Those Who Hire Sandra Debuire Get One of the Most-Driven Real Estate Agents Anywhere

Where does she rank among Coldwell Banker agents?

Is it the sunny disposition? The infectious laugh, perhaps, or the charming French accent? Sandra DeBuire is ranked sixth on the list of highest-grossing agents in Florida. She’s in the top 1 percent of Coldwell Banker agents, worldwide. Does she have a secret? The customized approach? Her deep knowledge of the Miami market?

“I work maybe three or four times harder than most people,” DeBuire says. And while she seems absolutely fun-loving, the list of what the Paris native brings to the table should begin with her tireless focus. “My way of working is, when I list a property, I want to sell it. I don’t care to have 100 properties to sell if I am not able to sell them,” she says. “Because I work in a boutique shop, I give 100 percent of myself. When my clients give me a listing, I do everything I can. For my buyers it is exactly the same. I am not going to be the Uber driver taking them all over the place. I will take them directly to a good place for them and their family.”

This year, DeBuire’s career total crossed the $100 million mark, but it has not always been easy. She had worked in real estate on the French Riviera and in Monaco, but had plenty to learn when she started in the United States. She secured her work permit in July 2014 and signed on with Coldwell Banker (“the most American real estate company, I guess,” she says) in October 2014, and then endured a couple of tough years. Part of it was a typical adjustment to a complex market, and part of DeBuire’s challenging acclimation was cultural.

“It’s a totally different business in the U.S.,” she notes. “What people expect from a real estate agent here is more diverse—and more interesting. You need, of course, to not only master the market, and do a good job showing the property, but you also have to be a really good marketer, and you need to have some legal knowledge. You need to understand the contract.”

And, more than likely, you’ll skip lunch. “In America, it’s business first and friendship after,” she says. “The way we work and make deals in Europe is, ‘Let’s develop a relationship of trust first, and after, we do business.’ That’s why we spend so much time going for lunch. Here, I barely eat.”

At present, DeBuire’s evolution means she has some of the most dazzling listings on the market, including two in Oceana Bal Harbour. The first, listed for $28.8 million, offers bold contemporary design in two combined units. The second, a four-bedroom condo with nearly 6,000 square feet of living space, features a 32-foot-long rooftop pool as well as ocean, bay, and city views. The $22 million property, DeBuire says, is unique, “because it’s really a house in the sky with a lot of privacy. And, of course, all the service that comes with the luxu1ry building.”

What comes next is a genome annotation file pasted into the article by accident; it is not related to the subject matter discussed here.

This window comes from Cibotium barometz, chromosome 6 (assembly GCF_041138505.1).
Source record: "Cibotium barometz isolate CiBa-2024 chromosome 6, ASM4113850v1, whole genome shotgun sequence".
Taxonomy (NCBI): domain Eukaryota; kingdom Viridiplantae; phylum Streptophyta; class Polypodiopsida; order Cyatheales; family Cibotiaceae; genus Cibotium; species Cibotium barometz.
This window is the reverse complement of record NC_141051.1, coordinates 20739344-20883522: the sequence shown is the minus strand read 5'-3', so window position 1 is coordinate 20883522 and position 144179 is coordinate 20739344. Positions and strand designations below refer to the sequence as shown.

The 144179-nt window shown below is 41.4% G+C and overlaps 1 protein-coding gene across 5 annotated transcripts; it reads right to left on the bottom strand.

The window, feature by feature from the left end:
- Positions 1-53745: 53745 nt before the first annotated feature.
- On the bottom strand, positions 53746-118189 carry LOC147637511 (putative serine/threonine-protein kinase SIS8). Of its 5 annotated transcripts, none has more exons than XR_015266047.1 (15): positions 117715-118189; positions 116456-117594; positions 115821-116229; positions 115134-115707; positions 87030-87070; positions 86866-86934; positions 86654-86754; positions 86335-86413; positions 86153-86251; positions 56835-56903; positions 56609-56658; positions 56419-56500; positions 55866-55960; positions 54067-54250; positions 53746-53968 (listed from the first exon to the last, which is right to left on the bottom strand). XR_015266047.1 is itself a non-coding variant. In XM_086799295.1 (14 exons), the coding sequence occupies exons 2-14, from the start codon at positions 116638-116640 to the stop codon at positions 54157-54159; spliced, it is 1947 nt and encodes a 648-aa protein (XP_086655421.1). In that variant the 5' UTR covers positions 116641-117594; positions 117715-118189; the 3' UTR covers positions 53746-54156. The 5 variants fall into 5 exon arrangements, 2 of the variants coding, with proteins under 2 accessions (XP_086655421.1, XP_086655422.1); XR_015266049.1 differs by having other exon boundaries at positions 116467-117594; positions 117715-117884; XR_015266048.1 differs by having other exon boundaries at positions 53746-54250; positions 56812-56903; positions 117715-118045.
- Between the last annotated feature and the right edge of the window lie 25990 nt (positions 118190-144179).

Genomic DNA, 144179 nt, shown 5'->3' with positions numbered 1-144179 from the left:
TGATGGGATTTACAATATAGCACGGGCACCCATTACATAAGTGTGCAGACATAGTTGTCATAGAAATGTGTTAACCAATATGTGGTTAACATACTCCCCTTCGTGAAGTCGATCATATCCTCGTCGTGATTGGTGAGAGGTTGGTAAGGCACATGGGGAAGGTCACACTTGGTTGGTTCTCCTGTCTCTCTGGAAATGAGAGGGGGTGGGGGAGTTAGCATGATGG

At the Mansions at Acqualina in Sunny Isles, DeBuire has a 9,218-square-foot, four-bedroom tower suite, listing for $10.5 million. With floor-to-ceiling windows and an outdoor kitchen, the full-floor property has commanding 360-degree views.

Despite those impressive asking prices—and the multi-year run of ever-climbing prices in the Miami area—DeBuise says the city still offers great value as well as opportunity. “Is there a shortage? Yes. That’s why you need to have a good agent,” she notes. “I would say it’s a very, very active market right now. But have the numbers reached the roof? I don’t think so. Our top prices are $20 million, $30 million. In California you have $50, $60, $100 million.”

The real driving force behind Miami’s robust real estate market, DeBuire says, are the ways the city itself has changed in the past decade. “Single-family prices have risen but it’s still underpriced compared to the value,” she notes. “Miami is not a resort anymore. It’s not secondary homes, vacation homes for people; it’s their main residence. Now you have to be on the waiting list to have your kids accepted in the private school. You can find a great condo for $500,000—and where do you find that? In New York, you are in a shoebox for that price. And I come from Paris. In Paris you’d have nothing. You’d be in a studio, under the roof.”

DeBuire shares the common lament about Miami’s relative lack of high culture, but she believes the influx of a wide variety of people from a wide variety of places (and a wide variety of incomes) is sure to transform the city further. “I’m comfortable selling a $200,000 [condominium] and selling a $20 million condo. I am still the same and I provide the same service,” she says. “My clients—I like to feel their joy when they find their new happy place.”

DeBuire’s Take on Five Hot ’Hoods

 

Bal Harbor Village: “I handled the biggest single-family home sold in Bal Harbor Village. It’s where I have sold my most impressive properties. This is a very wealthy area on the ocean, next to the famous Bal Harbor Shops, where you have Chanel and Gucci.”

Miami Shores: “I personally love this area. It’s very family-oriented. It has a lot of trees, and nice homes. You have schools, parks, supermarkets and some restaurants in walking distance.”

Wynwood: “This neighborhood is very trendy for young people—lots of restaurants, places to hang around. My clientele would not live in Wynwood. They would go out in Wynwood but would not live there.”

North Bay Village: “Really undervalued. It’s good for middle-class people and has super nice views and a natural breeze.”

Mid-Beach: “There are some buildings that I really do like in Mid-Beach (between 24th and 60th streets). You can buy here for, let’s say $1,300 to $1,400 per square foot, and I think it will get to $2,000 very very quickly.”

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